I have settled into a very boring summer cooking routine, and I couldn’t be happier about it.
For dinners this summer, my family has been eating grilled meat or fish, a green vegetable, and a colorful (often raw) vegetable. That’s all there is to it, and it couldn’t be easier.
For years, I thought “routine” was a bad word, especially in the kitchen. I thought “routine” equaled “boring” and “monotonous.” But I’ve found that “routine” can also bring ease and contentment, as Mark Sisson discusses in his excellent post over at Mark’s Daily Apple. Mark talks about his own “monotonous” diet, and how he eats the same stuff not because he’s bored, but because he’s content with his choices. Thanks, Mark–I feel vindicated!
My own meat-and-two-veggies guideline allows for lots of flexibility, and having the mealtime structure in place has freed up tons of time and energy I can devote to other things during a busy season. You don’t need to be a seasoned cook to pull this off; you don’t even need a cookbook!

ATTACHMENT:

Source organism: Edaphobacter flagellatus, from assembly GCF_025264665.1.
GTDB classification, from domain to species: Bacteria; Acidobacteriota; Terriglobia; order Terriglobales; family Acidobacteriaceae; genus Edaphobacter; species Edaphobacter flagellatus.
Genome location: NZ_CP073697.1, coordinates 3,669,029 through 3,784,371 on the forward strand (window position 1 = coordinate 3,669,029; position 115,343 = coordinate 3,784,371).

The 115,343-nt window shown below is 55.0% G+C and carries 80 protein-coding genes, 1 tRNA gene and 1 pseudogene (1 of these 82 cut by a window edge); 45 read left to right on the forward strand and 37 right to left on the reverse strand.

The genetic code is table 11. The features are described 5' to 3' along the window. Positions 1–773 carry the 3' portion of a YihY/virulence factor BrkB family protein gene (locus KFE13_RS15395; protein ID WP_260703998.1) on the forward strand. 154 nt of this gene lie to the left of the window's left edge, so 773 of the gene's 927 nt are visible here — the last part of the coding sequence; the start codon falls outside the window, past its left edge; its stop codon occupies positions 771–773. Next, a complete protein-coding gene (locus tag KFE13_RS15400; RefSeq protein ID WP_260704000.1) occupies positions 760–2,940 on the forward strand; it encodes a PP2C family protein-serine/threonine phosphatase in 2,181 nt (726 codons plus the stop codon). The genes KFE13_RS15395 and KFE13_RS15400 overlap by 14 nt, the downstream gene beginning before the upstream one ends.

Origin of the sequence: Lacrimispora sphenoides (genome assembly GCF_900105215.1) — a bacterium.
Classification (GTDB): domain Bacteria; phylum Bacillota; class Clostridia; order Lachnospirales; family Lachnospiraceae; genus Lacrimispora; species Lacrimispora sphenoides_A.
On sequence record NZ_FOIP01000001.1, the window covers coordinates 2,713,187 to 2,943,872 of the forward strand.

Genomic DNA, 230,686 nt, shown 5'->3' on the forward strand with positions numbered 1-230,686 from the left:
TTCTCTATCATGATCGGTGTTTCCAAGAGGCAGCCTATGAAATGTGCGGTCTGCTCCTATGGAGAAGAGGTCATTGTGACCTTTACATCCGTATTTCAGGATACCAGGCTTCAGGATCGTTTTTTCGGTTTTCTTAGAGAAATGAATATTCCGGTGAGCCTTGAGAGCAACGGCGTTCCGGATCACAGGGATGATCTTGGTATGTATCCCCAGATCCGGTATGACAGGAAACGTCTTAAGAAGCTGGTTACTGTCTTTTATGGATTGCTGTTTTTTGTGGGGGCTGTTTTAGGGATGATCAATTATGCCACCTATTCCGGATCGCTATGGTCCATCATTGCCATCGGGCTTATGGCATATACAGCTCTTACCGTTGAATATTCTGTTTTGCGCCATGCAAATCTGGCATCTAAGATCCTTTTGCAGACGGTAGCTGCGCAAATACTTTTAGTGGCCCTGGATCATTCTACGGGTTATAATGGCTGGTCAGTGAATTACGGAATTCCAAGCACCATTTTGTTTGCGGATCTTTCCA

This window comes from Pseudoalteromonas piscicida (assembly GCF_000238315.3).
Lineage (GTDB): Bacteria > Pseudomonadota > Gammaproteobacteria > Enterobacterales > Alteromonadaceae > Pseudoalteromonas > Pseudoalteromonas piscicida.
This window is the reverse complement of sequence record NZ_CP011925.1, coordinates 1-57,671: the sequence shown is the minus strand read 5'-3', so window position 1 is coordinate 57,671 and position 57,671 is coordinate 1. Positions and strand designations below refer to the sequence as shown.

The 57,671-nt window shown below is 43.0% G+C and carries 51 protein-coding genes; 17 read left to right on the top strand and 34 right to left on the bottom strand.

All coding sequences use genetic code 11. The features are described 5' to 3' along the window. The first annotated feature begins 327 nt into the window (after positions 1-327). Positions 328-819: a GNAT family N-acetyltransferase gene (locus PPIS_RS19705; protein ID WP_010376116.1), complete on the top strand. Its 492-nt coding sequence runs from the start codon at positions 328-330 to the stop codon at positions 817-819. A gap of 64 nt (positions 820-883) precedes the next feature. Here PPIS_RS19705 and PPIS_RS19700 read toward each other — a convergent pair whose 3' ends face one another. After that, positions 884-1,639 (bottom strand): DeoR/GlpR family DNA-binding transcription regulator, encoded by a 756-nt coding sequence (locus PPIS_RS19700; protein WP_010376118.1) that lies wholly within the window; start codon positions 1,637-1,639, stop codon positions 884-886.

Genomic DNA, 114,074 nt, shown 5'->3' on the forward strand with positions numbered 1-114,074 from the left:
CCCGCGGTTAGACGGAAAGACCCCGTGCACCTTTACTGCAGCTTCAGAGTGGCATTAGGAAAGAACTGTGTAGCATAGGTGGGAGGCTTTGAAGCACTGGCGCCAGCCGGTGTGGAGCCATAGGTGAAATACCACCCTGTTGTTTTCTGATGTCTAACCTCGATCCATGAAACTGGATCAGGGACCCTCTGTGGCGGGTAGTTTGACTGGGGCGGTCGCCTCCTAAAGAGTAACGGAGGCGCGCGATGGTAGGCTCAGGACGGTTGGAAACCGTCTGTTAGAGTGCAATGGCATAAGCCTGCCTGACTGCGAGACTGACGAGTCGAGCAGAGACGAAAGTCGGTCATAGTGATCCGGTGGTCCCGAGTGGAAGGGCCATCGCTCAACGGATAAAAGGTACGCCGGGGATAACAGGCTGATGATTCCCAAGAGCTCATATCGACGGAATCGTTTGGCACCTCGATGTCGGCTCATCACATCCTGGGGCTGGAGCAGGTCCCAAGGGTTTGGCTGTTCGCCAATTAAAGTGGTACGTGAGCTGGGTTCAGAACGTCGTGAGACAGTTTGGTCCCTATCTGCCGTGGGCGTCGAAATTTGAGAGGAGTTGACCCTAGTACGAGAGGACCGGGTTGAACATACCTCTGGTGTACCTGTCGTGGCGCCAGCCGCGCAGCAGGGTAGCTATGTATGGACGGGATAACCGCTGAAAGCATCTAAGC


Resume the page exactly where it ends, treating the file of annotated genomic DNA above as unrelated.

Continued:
Grocery shopping is super simple–I can even do a pretty good job winging it with no list. I know that for a week’s worth of dinners, I need to buy 5 meals’ worth of protein and 10 family-size portions of vegetables. It’s that easy.
A “boring” meal plan works especially well if you’re accommodating special diets like we are, because you don’t have to continually scrutinize your menu items and adapt recipes on the fly.
In practice, I’m not finding my boring meal plan to be boring at all. Boring is bad. I’m not bored; I’m very content with my food choices. And food contentment is a wonderful thing.
Especially when it’s this easy:
Do you always eat the same thing? What foods are in your regular mealtime lineup?